What Is Meniscal Transplantation
Details of who is a suitable candidate for this type of surgery, what the surgery entails and an overview of results of surgery.
The operation inserts a donor meniscus, supplied by a tissue bank storing donor allograft tissue, into the knee to replace the old damaged/absent meniscus.
The meniscus is a C-shaped cartilage structure in the knee that sits between the smooth surfaces on the ends of the thigh bone (femur) and the shin bone (tibia). There is one in the inner (medial) side and one in the outer (lateral) side. Its role is to cushion or share the weight that is transmitted through the knee joint. Damage to the meniscus from an injury can mean that some has to be taken away (partial meniscectomy operation). Repeated damage or a bigger injury can lead to large tears that cannot be repaired. Removal of the damaged meniscus may be the only option but this exposes the knee joint to excessive loads that can cause pain.
The aim of the meniscal transplant operation is to place a meniscus back into the joint to act as a new shock absorber, to try to reduce the pain on weight bearing activity and to try to protect the knee joint from damage and ultimately arthritis. The meniscus graft is obtained from a donor tissue bank and is chosen specifically size matched to the knee
The procedure is indicated in patients who have pain or problems in the affected compartment in the knee due to deficiency of the meniscus or where replacement of the meniscus may help with other procedures to reconstruct a damaged knee.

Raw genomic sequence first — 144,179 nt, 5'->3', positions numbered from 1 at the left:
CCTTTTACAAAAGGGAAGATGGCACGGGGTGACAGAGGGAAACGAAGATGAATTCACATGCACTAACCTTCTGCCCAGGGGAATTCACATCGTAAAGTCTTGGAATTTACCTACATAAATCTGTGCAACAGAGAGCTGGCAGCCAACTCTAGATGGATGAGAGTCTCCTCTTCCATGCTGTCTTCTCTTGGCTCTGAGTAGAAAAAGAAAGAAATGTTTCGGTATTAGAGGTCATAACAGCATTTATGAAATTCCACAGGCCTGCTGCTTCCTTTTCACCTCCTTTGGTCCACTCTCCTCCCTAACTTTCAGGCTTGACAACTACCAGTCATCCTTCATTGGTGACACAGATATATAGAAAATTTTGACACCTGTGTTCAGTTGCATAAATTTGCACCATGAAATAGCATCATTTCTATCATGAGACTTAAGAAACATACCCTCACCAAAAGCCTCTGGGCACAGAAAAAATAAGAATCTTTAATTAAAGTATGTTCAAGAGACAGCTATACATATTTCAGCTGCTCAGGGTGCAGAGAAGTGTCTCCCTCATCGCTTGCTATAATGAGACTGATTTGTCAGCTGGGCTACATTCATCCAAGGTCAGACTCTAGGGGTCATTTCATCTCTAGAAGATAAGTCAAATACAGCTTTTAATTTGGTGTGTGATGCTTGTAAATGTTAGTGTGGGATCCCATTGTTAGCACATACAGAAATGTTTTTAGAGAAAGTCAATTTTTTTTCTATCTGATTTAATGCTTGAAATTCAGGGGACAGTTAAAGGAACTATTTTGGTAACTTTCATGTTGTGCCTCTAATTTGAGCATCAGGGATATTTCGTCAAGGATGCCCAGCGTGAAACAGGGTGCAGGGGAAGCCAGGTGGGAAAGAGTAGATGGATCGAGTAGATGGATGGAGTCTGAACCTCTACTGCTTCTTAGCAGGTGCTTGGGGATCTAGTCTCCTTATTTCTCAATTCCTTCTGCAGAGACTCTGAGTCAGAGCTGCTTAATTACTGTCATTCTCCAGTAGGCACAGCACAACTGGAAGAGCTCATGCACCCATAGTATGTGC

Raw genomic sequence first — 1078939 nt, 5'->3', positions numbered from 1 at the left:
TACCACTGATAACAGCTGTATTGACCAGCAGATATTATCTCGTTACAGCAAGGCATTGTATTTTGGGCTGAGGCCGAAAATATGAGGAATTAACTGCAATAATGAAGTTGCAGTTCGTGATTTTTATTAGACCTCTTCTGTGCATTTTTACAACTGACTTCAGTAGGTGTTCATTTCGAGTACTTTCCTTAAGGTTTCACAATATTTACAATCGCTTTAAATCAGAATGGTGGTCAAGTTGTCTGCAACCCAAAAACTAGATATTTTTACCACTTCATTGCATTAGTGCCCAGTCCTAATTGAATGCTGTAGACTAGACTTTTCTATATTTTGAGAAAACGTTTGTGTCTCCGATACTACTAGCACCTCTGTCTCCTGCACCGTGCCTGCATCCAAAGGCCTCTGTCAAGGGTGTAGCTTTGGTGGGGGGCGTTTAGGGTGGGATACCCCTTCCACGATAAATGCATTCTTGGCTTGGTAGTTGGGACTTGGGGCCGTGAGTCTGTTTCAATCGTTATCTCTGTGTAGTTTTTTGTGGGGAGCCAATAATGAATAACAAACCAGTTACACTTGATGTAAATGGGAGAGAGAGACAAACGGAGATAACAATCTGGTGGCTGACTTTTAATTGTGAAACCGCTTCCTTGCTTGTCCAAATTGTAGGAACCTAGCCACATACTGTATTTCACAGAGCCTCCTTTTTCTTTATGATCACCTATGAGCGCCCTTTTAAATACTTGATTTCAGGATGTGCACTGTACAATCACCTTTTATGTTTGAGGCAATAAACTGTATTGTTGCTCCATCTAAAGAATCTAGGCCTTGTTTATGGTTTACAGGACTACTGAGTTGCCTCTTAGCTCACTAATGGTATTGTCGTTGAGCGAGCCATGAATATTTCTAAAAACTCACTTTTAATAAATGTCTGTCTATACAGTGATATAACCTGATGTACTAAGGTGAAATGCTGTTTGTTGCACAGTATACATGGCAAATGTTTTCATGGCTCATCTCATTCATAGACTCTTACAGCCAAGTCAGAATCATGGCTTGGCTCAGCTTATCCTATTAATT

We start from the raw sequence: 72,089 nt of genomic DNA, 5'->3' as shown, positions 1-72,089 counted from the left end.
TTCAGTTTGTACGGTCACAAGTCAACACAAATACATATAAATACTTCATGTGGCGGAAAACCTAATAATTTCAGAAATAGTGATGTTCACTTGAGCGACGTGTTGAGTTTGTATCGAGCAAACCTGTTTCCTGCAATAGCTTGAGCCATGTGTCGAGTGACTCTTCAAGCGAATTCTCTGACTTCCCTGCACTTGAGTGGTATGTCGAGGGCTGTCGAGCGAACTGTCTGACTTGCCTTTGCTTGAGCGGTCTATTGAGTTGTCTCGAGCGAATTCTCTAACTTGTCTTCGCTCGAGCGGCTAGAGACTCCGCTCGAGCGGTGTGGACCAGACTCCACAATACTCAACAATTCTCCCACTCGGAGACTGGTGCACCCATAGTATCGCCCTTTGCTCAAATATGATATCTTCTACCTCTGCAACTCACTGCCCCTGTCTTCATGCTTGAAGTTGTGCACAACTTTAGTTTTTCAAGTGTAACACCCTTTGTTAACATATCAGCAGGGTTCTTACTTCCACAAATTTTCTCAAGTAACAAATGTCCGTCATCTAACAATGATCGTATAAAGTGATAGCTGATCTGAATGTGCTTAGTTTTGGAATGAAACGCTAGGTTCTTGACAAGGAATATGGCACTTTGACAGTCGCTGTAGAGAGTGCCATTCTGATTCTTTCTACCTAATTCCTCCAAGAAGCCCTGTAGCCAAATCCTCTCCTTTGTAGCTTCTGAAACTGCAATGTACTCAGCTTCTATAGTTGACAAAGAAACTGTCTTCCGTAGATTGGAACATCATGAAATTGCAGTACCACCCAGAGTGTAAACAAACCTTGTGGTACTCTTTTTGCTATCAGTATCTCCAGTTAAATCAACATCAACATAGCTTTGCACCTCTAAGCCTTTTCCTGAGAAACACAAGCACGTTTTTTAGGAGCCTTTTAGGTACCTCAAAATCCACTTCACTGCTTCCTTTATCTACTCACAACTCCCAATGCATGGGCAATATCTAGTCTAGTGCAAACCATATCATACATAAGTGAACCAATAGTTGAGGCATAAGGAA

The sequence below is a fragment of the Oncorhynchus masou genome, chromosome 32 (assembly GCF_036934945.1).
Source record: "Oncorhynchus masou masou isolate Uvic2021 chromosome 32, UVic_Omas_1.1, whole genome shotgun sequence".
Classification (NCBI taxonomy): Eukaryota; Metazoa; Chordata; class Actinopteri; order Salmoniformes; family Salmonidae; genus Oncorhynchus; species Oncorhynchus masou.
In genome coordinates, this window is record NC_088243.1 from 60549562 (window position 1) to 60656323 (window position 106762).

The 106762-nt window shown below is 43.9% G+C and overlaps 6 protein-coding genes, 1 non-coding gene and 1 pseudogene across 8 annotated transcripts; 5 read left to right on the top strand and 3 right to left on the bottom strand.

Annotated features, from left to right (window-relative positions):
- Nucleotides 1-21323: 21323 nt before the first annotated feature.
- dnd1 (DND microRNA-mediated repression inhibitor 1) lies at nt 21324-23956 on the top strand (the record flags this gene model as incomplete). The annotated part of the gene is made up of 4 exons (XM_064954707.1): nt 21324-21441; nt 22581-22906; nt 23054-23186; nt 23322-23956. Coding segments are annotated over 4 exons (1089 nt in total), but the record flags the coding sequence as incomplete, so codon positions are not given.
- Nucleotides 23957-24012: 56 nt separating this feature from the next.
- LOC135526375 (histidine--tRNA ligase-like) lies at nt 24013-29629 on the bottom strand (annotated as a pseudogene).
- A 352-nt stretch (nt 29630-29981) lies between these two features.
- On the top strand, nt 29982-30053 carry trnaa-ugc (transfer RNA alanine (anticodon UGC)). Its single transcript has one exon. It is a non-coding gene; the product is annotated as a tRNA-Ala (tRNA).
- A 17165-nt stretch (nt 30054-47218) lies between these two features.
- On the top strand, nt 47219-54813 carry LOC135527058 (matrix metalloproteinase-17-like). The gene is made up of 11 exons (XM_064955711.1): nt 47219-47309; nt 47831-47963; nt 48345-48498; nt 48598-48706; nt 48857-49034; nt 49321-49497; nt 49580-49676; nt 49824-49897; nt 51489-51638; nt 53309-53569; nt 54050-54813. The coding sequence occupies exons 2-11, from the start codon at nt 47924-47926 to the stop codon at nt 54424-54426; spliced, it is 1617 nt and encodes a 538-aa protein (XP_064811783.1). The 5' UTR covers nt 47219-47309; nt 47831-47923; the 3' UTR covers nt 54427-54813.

EXPECTATIONS AND RESULTS: In the short term 8-9 out of 10 patients should expect improvement in knee pain and activity levels after surgery and rehabilitation. In 1 in 10 the donor meniscus may not heal fully and may re-tear or cause further pain requiring surgery. Details on complications are given in this information sheet.
Long term results are less well known but further symptoms in the knee are expected over time due to the nature of the knee injury.
DETAIL OF THE OPERATION: During the operation, the graft is inserted through incisions at the front of the knee, slightly larger than the incisions from previous arthroscopic surgery. There will also be an incision on the side of the knee at the level of the joint. Other incisions will be made according to the pre agreed plan if other procedures are needed.
The new donated meniscus is stitched into place to allow healing and fixation in position between the joint surfaces to replace the cushioning and protective effect of your original meniscus.
After the operation, there is a strict rehabilitation (physio) program. It is very important that this is followed to optimise the results.
IMPORTANT INFORMATION CONCERNING DONATED TISSUE: It is important to understand that the meniscus is tissue taken from dead tissue donors who have consented to their tissue being used. The donor is screened for systemic infections and the tissue that is donated is separately screened for infections and undergoes appropriate sterilization methods. Infection as a result of contaminated donated tissue is extremely rare. Medical treatment is not required for ‘stopping rejection’ as the donated tissue does not cause the same cross reaction that tissue such as kidney transplants cause. The graft is size matched to exact knee dimensions. It is very important the fit is as close as possible but this means a potential delay in finding a suitable match.